Mayor Stephens’ comments on saving Mindemoya Old School at issue
CENTRAL MANITOULIN – Upset over recent comments made by Mayor Richard Stephens in the media and his refusal to apologize to council for not publicly supporting council’s decision to demolish the Old School, Councillor Derek Stephens put forward a motion, seconded by Councillor Steve Shaffer, calling on the mayor to resign—the first such motion in living memory. When the motion came to debate, most councillors indicated they would not be supporting the motion at this time, leading the mover and seconder to withdraw the motion.
The motion calling on the mayor to resign came about during discussion of an item under new business titled ‘Roles and responsibilities of council members regarding support of council decisions’ that had been added to the agenda by Councillor Stephens.
Councillor Stephens explained that he asked to have the item put on the agenda after seeing remarks made by the mayor in the media regarding the demolition of the Mindemoya Old School building following a virtual meeting held by the Friends of the OId School (‘Friends of Old School bid to save historic building,’ January 13, Page 1). In that article the mayor was quoted as saying he disagreed with the decision to tear down the historic building. “Council has always been told that we have to support the decisions of council,” said Councillor Stephens, going on to point out that council’s procedural bylaw calls on all members of council to “respect and support the decisions of council. Council has made a decision on what we want to do.”
In addition to remarks to The Expositor, Councillor Stephens accused the mayor of providing guided tours of the Old School building and characterizing the building as “contaminated with mould and asbestos.”
Councillor Stephens went on to say that members of council have been “harassed” with emails following the mayor’s comments in the media and that the actions of the mayor “should not be allowed after council has brought (the request for proposals for demolition) forward.”
Mayor Stephens replied “noted.”
Councillor Shaffer said that the item was “a difficult discussion.” He went on to read out a prepared statement on the issue supporting Councillor Stephen’s position.
Councillor Angela Johnston said that she agreed with the position put forward by Councillor Stephens and that she felt “blindsided” and “hurt” in seeing the mayor’s comments.
Councillor Al Tribinevicius then asked what meeting was being referred to in the discussion. After being informed by Mayor Stephens that it was a virtual meeting held by Zoom that he attended after being sent an invitation, Councillor Tribinevicius confirmed that he too attended the virtual meeting regarding the Old School. He noted that he was not at the subsequent property committee meeting which heard delegations regarding the OId School. “I agree with a lot of the people who are trying to save it,” he said, going on to list his reasons, including the soundness of the structure and the desirability of seeing a university partnered organization such as Weengushk Film Institute of M’Chigeeng located in the downtown area of Mindemoya.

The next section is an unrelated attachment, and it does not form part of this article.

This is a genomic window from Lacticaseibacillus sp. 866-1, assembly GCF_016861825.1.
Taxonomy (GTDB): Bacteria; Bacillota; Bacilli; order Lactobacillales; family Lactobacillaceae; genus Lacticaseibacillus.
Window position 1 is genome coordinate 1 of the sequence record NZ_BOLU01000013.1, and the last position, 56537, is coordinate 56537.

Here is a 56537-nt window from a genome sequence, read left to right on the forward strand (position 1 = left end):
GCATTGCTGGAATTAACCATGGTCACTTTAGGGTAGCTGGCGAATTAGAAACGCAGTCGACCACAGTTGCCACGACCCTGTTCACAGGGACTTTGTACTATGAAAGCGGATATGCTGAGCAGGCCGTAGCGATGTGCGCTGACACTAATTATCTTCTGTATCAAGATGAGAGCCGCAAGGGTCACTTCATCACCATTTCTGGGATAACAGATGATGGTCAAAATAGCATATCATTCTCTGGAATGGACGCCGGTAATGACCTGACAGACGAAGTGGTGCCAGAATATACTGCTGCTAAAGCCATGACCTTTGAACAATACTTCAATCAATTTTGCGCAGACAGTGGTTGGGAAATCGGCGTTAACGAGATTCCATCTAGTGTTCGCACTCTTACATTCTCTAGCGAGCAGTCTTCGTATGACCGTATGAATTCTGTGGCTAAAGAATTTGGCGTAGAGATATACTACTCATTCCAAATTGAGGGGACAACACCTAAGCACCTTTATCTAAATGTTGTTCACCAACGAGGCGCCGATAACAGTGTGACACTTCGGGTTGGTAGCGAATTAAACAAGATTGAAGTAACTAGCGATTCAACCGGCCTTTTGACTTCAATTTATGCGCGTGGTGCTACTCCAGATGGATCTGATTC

As Councillor Tribinevicius was expounding further on his support of saving the Old School and its potential as a field hospital Councillor Stephens called a point of order, requesting the councillor speak to the question of members of council supporting the decisions of council.
Councillor Tribinevicius responded that he is a member of council and that the decision “does not change my mind. I support the council, (but) I can be opposed to tearing the building down. I don’t think it is a big issue.”
Councillor Rose Diebolt also voiced her agreement with Councillor Stephens saying, “(Councillor) Steve (Shaffer) said it well” and going on to add that she supported Councillor Stephens bringing the discussion forward on the agenda.
Councillor Dale Scott agreed that the discussion was a difficult one. He noted the conflict between an individual’s freedom of speech as well as a person’s right to speak their mind and the obligation to support decisions of council, but in the end, he affirmed that councillors must stand by decisions of council.
Councillor Tribinevicius said that he did not think the municipality needed more parking, in reference to the extended parking lot the demolition of the Old School would bring.
Councillor Stephens reiterated that when council had made a decision “you have to support it, you can’t undermine it.” Councillor Tribinevicius responded that he was not undermining the decision, he just had a “different opinion on the issue.”
Following each councillor’s input on the question, Mayor Stephens responded, noting that he had been “a little surprised” by the controversy and that he had not anticipated the discussion and did not think his remarks were an issue. “I have never had a problem speaking my mind,” he said. Mayor Stephens noted his long involvement in municipal politics stretching back to the days before amalgamation and the former Township of Carnarvon.